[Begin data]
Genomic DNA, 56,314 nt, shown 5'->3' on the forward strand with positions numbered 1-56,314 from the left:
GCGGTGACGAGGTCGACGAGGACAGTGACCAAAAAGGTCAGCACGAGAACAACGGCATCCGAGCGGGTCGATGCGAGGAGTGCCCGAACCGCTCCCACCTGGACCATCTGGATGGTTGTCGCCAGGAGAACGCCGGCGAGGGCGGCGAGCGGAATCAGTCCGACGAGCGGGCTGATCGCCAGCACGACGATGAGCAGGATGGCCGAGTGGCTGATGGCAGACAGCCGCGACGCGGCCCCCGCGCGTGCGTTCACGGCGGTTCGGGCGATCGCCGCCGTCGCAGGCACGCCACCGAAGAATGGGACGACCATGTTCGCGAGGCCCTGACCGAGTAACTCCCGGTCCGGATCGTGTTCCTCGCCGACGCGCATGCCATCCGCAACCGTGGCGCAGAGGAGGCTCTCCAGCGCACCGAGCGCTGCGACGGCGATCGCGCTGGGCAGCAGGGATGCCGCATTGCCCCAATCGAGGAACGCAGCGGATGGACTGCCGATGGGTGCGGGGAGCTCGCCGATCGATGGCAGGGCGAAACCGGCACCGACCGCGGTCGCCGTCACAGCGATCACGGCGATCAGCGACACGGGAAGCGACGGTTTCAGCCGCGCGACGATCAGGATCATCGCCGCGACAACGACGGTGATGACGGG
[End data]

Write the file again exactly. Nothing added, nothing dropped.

Genomic DNA, 56,314 nt, shown 5'->3' on the forward strand with positions numbered 1-56,314 from the left:
GCGGTGACGAGGTCGACGAGGACAGTGACCAAAAAGGTCAGCACGAGAACAACGGCATCCGAGCGGGTCGATGCGAGGAGTGCCCGAACCGCTCCCACCTGGACCATCTGGATGGTTGTCGCCAGGAGAACGCCGGCGAGGGCGGCGAGCGGAATCAGTCCGACGAGCGGGCTGATCGCCAGCACGACGATGAGCAGGATGGCCGAGTGGCTGATGGCAGACAGCCGCGACGCGGCCCCCGCGCGTGCGTTCACGGCGGTTCGGGCGATCGCCGCCGTCGCAGGCACGCCACCGAAGAATGGGACGACCATGTTCGCGAGGCCCTGACCGAGTAACTCCCGGTCCGGATCGTGTTCCTCGCCGACGCGCATGCCATCCGCAACCGTGGCGCAGAGGAGGCTCTCCAGCGCACCGAGCGCTGCGACGGCGATCGCGCTGGGCAGCAGGGATGCCGCATTGCCCCAATCGAGGAACGCAGCGGATGGACTGCCGATGGGTGCGGGGAGCTCGCCGATCGATGGCAGGGCGAAACCGGCACCGACCGCGGTCGCCGTCACAGCGATCACGGCGATCAGCGACACGGGAAGCGACGGTTTCAGCCGCGCGACGATCAGGATCATCGCCGCGACAACGACGGTGATGACGGG